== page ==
Ten months after Turkey first protested Israel's military operation in and around Palestinian Gaza Strip, crisis between Ankara and the Israelis appears to be going from bad to worse.
It became clear on Sunday that Turkey had banned Israel from participating in a NATO-led, international air-force drill over its territory, which led to the entire exercise being postponed.
A day later, Turkish Prime Minister Recep Tayyip Erdogan launched a blistering verbal attack on Israel and its actions in Gaza last winter.
"While in some countries children are provided with comfort, peace, the most advanced education and health opportunities, other children are faced with poverty, destitution, helplessness, war, conflict, weapons of mass destruction and phosphorus bombs," he told the Turkish Religious Council, cited by media reports in Turkey and Israel.
It is hard to see the relations between the two countries coming out of the continued tensions before Israelis return to the negotiation table with the Palestinians, analysts suggested.
Turkey warms to neighbours
Turkey's Foreign Minister Ahmet Davutoglu was chairing a high-level delegation to Syria. Ankara and Damascus are forging new pacts and agreements to increase cooperation between the neighbors.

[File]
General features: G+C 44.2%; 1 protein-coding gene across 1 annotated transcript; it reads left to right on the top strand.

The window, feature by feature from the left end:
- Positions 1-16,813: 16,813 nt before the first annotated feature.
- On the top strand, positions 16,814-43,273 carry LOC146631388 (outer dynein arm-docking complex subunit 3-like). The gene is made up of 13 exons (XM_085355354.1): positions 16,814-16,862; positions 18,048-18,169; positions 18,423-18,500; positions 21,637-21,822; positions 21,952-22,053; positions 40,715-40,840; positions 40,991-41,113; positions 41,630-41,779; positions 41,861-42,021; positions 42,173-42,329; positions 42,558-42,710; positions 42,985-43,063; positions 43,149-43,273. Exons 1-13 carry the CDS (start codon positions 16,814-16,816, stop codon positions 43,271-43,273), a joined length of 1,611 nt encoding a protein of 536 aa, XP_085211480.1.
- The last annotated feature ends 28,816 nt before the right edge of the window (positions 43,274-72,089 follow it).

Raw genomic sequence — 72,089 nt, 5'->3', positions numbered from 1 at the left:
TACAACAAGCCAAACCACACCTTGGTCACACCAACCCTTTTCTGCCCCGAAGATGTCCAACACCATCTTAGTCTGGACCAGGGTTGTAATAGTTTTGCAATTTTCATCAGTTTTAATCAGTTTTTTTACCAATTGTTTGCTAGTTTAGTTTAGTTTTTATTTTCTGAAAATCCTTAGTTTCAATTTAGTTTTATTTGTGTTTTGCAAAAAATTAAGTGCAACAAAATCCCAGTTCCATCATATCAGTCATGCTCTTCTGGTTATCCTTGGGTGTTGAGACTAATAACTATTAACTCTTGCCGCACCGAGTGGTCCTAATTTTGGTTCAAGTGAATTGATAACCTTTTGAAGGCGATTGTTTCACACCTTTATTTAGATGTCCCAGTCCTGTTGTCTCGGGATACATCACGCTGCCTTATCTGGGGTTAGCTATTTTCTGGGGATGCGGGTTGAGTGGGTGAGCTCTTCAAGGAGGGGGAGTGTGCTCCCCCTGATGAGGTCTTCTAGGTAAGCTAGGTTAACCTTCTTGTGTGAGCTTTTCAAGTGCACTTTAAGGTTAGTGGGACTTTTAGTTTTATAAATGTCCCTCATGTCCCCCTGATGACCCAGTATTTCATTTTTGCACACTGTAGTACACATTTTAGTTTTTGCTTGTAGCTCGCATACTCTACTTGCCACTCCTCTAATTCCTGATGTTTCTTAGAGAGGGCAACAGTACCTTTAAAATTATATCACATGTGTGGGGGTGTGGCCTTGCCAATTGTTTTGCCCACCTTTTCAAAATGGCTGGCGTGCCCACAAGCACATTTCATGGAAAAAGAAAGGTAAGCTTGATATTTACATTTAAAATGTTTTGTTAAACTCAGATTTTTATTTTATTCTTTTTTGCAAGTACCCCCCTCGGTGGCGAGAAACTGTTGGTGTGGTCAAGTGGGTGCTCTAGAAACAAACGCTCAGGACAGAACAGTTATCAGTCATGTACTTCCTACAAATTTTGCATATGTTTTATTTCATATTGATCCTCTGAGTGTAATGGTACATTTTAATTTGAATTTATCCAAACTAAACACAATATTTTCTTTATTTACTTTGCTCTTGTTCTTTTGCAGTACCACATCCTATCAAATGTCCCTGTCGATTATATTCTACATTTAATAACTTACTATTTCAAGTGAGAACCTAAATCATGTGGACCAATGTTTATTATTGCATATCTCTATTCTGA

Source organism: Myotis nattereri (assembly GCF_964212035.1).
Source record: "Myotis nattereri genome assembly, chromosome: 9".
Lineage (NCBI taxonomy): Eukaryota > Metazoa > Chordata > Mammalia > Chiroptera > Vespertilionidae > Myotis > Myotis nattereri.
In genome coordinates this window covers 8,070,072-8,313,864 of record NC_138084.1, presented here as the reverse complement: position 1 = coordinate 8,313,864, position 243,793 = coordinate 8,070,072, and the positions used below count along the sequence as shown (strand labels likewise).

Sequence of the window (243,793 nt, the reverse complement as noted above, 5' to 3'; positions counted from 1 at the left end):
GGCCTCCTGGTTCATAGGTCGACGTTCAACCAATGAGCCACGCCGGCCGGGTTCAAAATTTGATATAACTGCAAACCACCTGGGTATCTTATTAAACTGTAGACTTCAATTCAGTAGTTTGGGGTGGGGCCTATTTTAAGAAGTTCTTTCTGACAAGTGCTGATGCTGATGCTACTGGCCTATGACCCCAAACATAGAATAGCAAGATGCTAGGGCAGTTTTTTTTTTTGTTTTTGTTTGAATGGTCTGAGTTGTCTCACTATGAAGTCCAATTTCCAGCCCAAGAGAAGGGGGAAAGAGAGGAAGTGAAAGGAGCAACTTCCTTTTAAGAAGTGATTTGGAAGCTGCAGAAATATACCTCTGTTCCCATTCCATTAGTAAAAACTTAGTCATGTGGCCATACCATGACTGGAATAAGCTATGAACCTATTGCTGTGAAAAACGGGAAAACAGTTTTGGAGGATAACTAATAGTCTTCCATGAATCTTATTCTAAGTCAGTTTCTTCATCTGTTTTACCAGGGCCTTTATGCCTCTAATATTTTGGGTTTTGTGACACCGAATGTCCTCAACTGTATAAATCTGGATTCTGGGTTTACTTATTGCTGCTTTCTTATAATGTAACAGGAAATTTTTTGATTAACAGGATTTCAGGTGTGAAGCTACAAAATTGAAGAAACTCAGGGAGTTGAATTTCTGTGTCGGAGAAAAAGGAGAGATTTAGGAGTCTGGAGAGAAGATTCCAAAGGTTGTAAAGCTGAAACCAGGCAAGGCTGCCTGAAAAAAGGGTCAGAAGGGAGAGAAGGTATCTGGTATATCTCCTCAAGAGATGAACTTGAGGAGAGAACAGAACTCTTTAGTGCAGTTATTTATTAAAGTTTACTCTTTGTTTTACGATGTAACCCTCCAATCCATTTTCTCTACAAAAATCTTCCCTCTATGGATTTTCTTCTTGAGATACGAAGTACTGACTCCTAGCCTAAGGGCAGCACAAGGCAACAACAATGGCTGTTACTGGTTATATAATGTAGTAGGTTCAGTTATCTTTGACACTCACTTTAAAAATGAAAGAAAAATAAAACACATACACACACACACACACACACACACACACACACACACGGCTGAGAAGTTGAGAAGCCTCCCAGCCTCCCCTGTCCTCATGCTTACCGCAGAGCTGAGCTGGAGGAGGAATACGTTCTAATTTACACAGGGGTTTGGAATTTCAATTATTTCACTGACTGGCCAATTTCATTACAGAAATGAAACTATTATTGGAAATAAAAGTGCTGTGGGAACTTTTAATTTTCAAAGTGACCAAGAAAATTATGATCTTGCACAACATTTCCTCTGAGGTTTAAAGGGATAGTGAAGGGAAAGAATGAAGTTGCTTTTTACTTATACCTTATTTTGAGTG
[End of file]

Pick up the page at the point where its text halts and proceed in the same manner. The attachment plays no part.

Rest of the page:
"The main slogan of this meeting is common destiny, history and future, and we will build the future together," Turkish Anadolou news agency quoted Davutoglu as saying.
VIEW FROM ANKARA
The current incident of the ban on Israel's participation in the military exercise "should not be over-exaggerated," said YusufKanli, a columnist with the Turkish newspaper Hurriyet.
It is simply a case that for domestic political reasons Ankara cannot allow Israeli warplanes which bombed Gaza to fly over Turkey, he told Xinhua on Tuesday.
Putting it down to internal interests does not mean that Turkey intends minimizing its anger at Israeli actions. The Turkish feel very close to the Palestinians and to see their suffering under Israel's closure is unacceptable, Kanli said.
However, the publication last month of the UN investigation mission's report into last winter's events in Gaza and southern Israel suggested that Israel may have been guilty of war crimes in its actions.
Turkey immediately expressed its support for the findings of the UN mission led by Judge Richard Goldstone.
SEEKING NEW HORIZONS
Turkey is not just enjoying an on-again, off-again relationship with Israel, but also with the European Union and the United States. Ankara is still finding its feet on the international stage to some extent and as a result it is treading on some toes.
A sign of weakening American influence??
good article available in full at the link.